“Dear Hort Talk,
I’ve got suckers on my corn. All around the stalk they keep coming up. What can I do?
Thank you for your question regarding your sweet corn.
First of all, the “suckers” you are seeing are actually a structure called a tiller, which is a common secondary shoot that is found in grass family members. Tillers are basically branches that develop from axillary buds at the lower five to seven stalk nodes of a corn plant. Tillers are morphologically identical to the main stalk and are capable of forming their own root system, nodes, internodes, leaves, ears, and tassels.
(ASIDE: Suckers do exist on corn. They are the short ears that form in addition to the regular sized ears. Usually you will have a harvest of 1-2 ears per stalk and then a few days later may have a harvest of 1-2 sucker ears per stalk. Certain varieties are more prone to sucker development. Also, the healthier the plant, the more energy it has to put into ear development. More energy, more ears.)
Similar axillary buds at nodes higher up on the main stalk initiate ear shoots rather than tillers. Ear shoots differ morphologically from tillers in that internode elongation (within the ear shank) is less, leaves (husk) are shorter, and the stalk (ear shank) terminates in an ear (female inflorescence) rather than a tassel (male inflorescence). Sometimes, however, a tiller becomes “confused” during its development and generates a terminal inflorescence that is partially male and female (aka “tassel-ear”).
Most agronomists agree that tiller development in field corn represents a signal that growing conditions are quite favorable, with ample available levels of nutrients, water, or sunlight. Such favorable growing conditions may exist simply due to favorable weather conditions or because the field’s plant population is low relative to the yield potential of the field. With favorable growing conditions, the corn plant has ample energy and nutrients to “invest” in tiller development. Some hybrids are also genetically prone to developing tillers, even at adapted plant populations. Tillers may compete somewhat with the main stalks, but given their usual late developmental start they usually lose out in the competition for water, nutrients, and light.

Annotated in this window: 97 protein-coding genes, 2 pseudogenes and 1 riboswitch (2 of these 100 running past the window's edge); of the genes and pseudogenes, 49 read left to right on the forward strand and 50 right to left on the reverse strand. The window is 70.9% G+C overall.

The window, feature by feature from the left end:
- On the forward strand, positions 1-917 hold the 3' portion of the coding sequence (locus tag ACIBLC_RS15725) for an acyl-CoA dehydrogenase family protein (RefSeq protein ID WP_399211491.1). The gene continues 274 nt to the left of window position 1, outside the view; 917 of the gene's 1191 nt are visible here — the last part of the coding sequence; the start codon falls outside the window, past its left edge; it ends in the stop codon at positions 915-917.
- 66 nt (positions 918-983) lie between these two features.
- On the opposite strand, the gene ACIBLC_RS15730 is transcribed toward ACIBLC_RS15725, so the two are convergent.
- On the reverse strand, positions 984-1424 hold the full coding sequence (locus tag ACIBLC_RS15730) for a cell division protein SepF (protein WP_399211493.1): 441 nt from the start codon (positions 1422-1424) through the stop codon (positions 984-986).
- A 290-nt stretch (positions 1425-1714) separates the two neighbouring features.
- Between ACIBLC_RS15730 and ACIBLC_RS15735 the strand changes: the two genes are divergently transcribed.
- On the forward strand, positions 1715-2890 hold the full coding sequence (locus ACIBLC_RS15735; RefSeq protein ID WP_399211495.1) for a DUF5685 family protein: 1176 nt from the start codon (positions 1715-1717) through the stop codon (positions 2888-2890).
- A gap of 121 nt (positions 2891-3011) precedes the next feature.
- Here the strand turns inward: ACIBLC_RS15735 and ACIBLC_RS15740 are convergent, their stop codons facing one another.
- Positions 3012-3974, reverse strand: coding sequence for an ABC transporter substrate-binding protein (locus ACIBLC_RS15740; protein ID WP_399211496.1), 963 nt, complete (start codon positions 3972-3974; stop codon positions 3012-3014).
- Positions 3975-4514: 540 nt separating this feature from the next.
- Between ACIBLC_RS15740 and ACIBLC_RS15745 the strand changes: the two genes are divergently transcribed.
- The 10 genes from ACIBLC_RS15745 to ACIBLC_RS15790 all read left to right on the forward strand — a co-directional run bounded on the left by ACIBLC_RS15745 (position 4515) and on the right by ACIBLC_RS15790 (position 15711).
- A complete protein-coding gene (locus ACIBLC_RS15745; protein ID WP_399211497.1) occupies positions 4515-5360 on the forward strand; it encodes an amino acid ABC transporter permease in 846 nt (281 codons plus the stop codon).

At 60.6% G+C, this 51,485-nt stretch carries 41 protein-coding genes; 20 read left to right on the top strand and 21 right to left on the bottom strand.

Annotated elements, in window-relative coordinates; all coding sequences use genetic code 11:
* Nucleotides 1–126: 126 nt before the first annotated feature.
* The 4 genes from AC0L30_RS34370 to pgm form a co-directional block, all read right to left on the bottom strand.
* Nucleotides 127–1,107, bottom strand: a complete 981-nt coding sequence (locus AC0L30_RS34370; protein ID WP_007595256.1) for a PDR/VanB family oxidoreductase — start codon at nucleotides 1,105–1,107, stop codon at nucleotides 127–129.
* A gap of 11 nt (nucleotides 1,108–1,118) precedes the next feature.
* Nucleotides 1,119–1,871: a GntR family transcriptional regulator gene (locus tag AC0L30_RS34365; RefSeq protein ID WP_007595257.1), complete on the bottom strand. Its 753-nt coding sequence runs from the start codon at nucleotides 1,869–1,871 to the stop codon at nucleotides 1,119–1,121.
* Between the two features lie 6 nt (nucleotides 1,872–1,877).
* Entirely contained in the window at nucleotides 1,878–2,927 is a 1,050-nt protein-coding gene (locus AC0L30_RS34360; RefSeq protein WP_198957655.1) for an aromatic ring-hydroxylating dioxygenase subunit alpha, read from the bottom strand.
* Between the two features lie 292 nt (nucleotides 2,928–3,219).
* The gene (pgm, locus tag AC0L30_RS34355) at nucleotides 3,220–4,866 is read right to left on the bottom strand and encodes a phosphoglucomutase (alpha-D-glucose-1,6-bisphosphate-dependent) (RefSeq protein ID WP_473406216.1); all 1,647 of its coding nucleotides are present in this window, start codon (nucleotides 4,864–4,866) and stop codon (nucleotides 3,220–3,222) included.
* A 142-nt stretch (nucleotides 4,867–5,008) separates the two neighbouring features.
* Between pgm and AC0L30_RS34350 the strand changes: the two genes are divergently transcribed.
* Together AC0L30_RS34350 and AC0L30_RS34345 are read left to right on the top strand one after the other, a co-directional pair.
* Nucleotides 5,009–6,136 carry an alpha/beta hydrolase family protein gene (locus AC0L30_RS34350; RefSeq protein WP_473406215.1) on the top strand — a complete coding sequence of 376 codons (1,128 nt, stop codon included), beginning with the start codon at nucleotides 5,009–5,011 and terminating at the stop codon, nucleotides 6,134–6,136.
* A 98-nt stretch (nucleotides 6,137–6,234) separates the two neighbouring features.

One or more tillers commonly form if the main stalk is injured or killed by hail, frost, insects, wind, tractor tires, little kids’ feet, deer hooves, etc. early in the season. If the damage occurs early enough in the growing season, tillers may actually develop harvestable ears. Late developing tillers, however, usually don’t have enough time to develop ears that mature before a killing fall frost.
As a rule, the net effect of tiller development in an undamaged field is neutral. Most recent research suggests that removal of tillers has little, if any, effect on corn grain yield. Usually, the main stalk will “outcompete” the tillers and the tillers eventually wither away. Tiller development in a field that was damaged or simply planted too thin MAY result in harvestable ears and thus contribute to grain yield.
I hope this infromation helps you out. If you have any other questions, please feel free to ask.
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